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Fierce Friends:   Artists and Animals, 1750-1900
By Louise Lippincott and Andreas Bluhm
Illustrated. 160 pp.
Merrell. US$49.95
ISBN-10: 1858943000 / ISBN-13: 9781858943008

To open Fierce Friends: Artists and Animals, 1750-1900 is to be immediately absorbed into the emotionally stunning images it contains. Once you open its pages you will be visually and literally translated into another time, another place, another sensibility. If the factor that differentiates "art" from "non-art" is its meaning, then the a way to truly appreciate art is try to understand something of the context in which it was created. This book present images of animals in artwork and other visual media, such as fairs, museum exhibitions and scientific illustrations, plus it offers an utterly fascinating, at times even brilliant, social commentary on the changing nature of those creatures with whom we share this planet.

The way we view animals has changed substantially over the last 250 years. The eighteenth century person believed animals were devoid of a soul, a belief which, if not a justification for the animal cruelty so prevalent at the time, was at least a convenient absence of argument against it. This book, in presenting animals in art from 1750-1900, portrays the time when first the Enlightenment and then science radically changed our perception of animals from soulless, unfeeling beings who were utterly, separate, different, and inferior to ourselves into the essential, feeling, deserving creatures we see them as today.

By portraying this changing sensibility through image and word, the authors of Fierce Friends: Artists and Animals, 1750-1900 have allowed the reader a glimpse into the eighteenth-century through the visual medium -- a medium that is even more powerful in our day than it was in theirs. Some of the images are startlingly modern in their look, for having been painted in the eighteenth and nineteenth centuries. The reader can view the works of through the prism of the sensibility of that day, thus translating their meaning into increased visual impact. Thus are human's changing "truths" about animals -- and our relationship with them -- transformed into a vision that is understandable to today's mind.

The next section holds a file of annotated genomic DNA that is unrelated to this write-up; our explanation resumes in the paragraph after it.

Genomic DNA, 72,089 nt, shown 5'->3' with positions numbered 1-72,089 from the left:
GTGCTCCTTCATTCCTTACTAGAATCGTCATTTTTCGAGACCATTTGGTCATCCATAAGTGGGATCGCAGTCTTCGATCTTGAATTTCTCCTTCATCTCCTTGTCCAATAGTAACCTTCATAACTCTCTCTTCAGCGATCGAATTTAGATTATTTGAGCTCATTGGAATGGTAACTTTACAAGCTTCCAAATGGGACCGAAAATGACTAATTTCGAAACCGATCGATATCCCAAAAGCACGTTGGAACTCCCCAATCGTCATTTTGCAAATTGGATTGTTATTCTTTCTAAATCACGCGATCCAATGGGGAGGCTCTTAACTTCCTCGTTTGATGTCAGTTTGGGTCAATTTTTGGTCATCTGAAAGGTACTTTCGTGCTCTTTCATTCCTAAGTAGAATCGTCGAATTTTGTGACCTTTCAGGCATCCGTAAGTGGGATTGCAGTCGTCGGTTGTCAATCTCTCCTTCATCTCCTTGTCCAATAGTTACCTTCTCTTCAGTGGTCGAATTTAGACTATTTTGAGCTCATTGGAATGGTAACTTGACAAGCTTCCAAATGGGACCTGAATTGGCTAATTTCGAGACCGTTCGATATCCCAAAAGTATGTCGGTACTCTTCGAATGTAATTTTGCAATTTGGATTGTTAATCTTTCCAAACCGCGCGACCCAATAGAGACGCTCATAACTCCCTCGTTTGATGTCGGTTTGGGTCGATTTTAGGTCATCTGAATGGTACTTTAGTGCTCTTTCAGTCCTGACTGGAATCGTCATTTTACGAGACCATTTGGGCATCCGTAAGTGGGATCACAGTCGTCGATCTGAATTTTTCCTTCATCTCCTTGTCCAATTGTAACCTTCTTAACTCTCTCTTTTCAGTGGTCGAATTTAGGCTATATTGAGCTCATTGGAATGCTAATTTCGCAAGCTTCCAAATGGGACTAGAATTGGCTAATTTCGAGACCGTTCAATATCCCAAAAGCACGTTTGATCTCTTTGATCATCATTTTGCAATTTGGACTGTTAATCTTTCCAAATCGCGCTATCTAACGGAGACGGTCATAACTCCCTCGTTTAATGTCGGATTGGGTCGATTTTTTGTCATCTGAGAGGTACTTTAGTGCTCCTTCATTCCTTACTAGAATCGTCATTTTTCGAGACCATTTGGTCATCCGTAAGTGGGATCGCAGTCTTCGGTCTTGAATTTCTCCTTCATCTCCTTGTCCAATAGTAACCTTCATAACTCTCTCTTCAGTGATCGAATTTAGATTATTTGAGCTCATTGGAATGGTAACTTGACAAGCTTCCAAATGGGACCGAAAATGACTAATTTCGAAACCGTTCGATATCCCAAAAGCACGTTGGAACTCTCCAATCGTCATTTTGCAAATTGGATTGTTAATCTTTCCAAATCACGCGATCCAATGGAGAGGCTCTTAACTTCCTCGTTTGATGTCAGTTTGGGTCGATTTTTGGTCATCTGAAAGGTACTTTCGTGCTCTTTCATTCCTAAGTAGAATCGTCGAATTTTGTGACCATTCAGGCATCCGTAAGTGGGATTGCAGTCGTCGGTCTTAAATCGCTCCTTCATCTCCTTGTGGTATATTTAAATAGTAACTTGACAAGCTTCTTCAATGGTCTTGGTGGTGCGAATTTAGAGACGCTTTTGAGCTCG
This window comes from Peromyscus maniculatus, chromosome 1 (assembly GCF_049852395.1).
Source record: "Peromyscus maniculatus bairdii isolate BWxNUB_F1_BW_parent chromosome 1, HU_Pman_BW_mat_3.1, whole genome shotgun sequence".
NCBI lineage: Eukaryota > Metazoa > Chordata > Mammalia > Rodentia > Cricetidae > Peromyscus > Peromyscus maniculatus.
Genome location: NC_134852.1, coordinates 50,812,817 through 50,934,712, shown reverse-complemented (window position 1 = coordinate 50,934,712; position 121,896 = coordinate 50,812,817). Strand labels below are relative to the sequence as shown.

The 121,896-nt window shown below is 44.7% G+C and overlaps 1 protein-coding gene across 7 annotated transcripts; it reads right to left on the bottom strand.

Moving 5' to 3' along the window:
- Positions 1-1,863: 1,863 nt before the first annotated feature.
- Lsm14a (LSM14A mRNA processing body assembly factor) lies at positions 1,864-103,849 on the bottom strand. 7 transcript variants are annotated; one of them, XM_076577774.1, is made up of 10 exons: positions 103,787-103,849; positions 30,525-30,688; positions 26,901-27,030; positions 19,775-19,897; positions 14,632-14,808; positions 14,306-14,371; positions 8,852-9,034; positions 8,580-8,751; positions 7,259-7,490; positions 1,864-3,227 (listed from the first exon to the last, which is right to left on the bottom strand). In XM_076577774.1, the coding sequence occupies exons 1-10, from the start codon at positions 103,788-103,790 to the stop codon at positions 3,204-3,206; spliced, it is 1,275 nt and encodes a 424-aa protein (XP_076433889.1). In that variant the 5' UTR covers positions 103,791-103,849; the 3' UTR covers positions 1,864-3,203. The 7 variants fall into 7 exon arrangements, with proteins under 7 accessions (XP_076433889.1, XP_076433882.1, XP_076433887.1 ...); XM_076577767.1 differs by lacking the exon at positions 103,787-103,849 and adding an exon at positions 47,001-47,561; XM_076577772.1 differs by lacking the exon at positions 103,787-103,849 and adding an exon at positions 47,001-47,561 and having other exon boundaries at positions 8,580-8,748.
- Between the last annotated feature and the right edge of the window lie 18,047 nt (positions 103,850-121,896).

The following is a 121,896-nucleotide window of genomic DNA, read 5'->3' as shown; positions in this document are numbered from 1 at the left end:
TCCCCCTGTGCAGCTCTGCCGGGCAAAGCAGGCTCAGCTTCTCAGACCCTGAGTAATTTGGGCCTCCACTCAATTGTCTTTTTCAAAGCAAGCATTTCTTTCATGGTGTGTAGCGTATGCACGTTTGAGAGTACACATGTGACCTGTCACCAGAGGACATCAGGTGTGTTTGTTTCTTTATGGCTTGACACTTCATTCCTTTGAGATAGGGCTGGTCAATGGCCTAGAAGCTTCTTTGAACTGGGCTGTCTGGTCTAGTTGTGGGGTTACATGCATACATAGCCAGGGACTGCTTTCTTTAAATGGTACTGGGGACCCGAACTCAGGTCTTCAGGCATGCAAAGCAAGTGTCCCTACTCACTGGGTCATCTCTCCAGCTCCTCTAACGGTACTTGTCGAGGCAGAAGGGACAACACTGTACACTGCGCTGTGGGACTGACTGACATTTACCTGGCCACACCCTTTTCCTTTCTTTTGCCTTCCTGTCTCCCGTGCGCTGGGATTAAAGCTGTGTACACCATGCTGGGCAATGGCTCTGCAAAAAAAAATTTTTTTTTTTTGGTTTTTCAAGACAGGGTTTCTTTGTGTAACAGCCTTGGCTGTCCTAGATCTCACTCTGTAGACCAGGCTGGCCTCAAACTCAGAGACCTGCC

From Achille-Fould to Whymper with Hogarth in between, the artists represented in this work broadly represent the European and American artists of their day. The subject matter includes animals in all capacities and all treatments, from a sculpture of an ape riding a horse to a dog nursing her puppies, a painting characterized as representative of the moment when Western thought began to include the possibility animals having a soul. Some of the depictions are serious and moving; others are oddly humorous, such as the images of monkeys creating or criticizing paintings.

If there is any complaint against this art book, it is that this reader would like to see more of it! Any animal lover or student of the social impact of art would appreciate this book.

Robert G. Edelstein, for Notable Book Reviews
Notable Book Reviews received one or more copies of this book in exchange for this review.
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